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J Neurosci. 2013 Jul 31;33(31):12586-98. doi: 10.1523/JNEUROSCI.0341-13.2013.

AGAP3 and Arf6 regulate trafficking of AMPA receptors and synaptic plasticity.

Author information

1
Department of Neuroscience and Howard Hughes Medical Institute, Johns Hopkins University School of Medicine, Baltimore, Maryland 21205, USA.

Abstract

During NMDA receptor-mediated long-term potentiation (LTP), synapses are strengthened by trafficking AMPA receptors to the synapse through a calcium-dependent kinase cascade following activation of NMDA receptors. This process results in a long-lasting increase in synaptic strength that is thought to be a cellular mechanism for learning and memory. Over the past 20 years, many signaling pathways have been shown to be involved in the induction and maintenance of LTP including the MAPK cascade. However, the crucial link between NMDA receptors and the signaling cascades involved in AMPA receptor trafficking during LTP remains elusive. In this study, we aimed to identify and characterize NMDA receptor signaling proteins that link NMDA receptor activation to downstream signaling pathways that lead to trafficking of AMPA receptors. We have identified a novel NMDA receptor interacting signaling protein, AGAP3. AGAP3 contains multiple signaling domains, a GTPase-like domain, a pleckstrin homology domain, and an ArfGAP domain, and exists as a component of the NMDA receptor complex. In addition, we found that AGAP3 regulates NMDA receptor-mediated Ras/ERK and Arf6 signaling pathways during chemically induced LTP in rat primary neuronal cultures. Finally, knocking down AGAP3 expression leads to occlusion of AMPA receptor trafficking during chemically induced LTP. Together, AGAP3 is an essential signaling component of the NMDA receptor complex that links NMDA receptor activation to AMPA receptor trafficking.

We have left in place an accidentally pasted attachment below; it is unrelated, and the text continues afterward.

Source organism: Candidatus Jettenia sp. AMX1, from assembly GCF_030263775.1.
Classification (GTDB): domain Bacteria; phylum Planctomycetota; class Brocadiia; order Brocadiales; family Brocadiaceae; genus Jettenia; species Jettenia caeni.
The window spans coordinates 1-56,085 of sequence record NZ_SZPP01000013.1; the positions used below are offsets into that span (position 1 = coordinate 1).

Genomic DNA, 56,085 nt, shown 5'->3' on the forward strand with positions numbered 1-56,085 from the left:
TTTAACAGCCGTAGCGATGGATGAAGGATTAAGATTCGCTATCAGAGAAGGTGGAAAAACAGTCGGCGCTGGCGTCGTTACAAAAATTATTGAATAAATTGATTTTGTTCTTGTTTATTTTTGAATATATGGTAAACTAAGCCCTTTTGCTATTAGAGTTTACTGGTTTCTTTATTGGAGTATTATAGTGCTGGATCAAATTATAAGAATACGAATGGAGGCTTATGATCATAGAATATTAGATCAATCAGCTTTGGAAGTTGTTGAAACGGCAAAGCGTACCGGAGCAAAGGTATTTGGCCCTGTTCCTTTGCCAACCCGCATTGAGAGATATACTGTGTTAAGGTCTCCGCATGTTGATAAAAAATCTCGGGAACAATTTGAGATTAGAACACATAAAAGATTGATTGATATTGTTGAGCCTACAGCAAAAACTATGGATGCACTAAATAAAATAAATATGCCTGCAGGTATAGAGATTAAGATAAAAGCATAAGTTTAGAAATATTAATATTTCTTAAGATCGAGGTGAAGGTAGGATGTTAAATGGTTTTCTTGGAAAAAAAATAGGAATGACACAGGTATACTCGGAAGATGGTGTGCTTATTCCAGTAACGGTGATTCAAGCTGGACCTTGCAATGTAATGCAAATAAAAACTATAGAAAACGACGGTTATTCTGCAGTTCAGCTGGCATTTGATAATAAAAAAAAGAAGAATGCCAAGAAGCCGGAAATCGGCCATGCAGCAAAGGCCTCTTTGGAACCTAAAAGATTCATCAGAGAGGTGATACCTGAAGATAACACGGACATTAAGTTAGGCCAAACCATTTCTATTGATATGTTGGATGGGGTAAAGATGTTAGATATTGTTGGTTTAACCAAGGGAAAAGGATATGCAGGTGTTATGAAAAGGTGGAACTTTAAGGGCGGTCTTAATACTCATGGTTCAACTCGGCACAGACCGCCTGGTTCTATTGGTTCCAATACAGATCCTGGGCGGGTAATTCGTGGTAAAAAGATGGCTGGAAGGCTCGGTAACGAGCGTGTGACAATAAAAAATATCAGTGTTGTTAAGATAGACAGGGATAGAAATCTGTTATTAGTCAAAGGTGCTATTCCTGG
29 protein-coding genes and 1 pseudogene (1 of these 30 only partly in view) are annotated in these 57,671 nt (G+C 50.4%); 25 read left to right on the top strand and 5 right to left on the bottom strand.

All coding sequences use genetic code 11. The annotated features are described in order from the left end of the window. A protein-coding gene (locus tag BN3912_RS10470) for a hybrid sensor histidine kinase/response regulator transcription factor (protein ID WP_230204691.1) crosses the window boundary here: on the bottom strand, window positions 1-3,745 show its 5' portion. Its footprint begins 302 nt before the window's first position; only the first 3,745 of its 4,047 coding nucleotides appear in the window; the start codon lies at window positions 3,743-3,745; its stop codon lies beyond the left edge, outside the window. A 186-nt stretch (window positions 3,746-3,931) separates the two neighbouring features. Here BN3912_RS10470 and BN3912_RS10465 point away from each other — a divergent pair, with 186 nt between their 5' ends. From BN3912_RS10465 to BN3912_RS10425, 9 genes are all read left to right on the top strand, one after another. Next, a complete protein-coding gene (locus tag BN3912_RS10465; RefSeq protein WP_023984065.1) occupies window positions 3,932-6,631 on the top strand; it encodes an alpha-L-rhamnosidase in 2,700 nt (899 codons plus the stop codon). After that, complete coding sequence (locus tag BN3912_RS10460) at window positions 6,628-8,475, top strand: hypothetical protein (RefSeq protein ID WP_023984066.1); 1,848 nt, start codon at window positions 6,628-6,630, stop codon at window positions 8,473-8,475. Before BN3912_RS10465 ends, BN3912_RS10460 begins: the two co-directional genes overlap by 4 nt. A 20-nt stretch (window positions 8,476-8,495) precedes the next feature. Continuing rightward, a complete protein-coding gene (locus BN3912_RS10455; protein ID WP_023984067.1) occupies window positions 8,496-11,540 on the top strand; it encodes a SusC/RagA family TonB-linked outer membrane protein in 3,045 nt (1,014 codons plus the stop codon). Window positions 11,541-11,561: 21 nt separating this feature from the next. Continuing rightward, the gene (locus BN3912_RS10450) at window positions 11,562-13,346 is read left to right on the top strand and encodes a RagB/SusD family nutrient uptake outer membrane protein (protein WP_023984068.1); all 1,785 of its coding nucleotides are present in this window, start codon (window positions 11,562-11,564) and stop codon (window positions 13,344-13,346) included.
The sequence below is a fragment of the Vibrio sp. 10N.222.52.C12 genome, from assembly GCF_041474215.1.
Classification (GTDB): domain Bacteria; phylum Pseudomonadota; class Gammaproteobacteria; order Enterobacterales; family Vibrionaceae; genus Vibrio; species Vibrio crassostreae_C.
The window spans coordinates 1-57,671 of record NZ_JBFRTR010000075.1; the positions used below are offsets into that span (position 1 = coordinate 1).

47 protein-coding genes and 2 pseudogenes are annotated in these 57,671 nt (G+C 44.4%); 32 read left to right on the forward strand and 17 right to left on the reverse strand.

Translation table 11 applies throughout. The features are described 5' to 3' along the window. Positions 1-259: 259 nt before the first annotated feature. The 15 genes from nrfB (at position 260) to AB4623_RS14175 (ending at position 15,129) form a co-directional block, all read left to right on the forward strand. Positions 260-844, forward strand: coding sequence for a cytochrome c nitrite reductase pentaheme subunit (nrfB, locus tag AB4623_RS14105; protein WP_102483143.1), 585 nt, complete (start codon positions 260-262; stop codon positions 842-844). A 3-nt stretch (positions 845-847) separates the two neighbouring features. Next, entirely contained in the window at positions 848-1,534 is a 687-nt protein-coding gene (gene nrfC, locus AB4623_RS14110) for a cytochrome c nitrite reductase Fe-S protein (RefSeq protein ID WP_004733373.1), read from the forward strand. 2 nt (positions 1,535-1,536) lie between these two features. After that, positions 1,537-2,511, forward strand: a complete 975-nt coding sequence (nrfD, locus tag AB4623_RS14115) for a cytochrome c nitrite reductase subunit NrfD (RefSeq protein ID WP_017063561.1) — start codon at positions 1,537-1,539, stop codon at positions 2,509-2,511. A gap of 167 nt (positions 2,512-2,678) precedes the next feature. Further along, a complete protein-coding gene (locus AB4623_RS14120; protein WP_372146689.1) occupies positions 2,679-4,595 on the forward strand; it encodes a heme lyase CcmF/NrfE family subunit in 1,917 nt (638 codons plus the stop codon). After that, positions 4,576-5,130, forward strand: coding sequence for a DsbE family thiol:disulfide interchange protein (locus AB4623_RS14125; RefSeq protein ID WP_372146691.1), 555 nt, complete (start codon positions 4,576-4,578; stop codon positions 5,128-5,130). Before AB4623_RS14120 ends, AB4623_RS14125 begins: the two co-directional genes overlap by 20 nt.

PMID:
23904596
PMCID:
PMC3728681
DOI:
10.1523/JNEUROSCI.0341-13.2013
[Indexed for MEDLINE]
Free PMC Article

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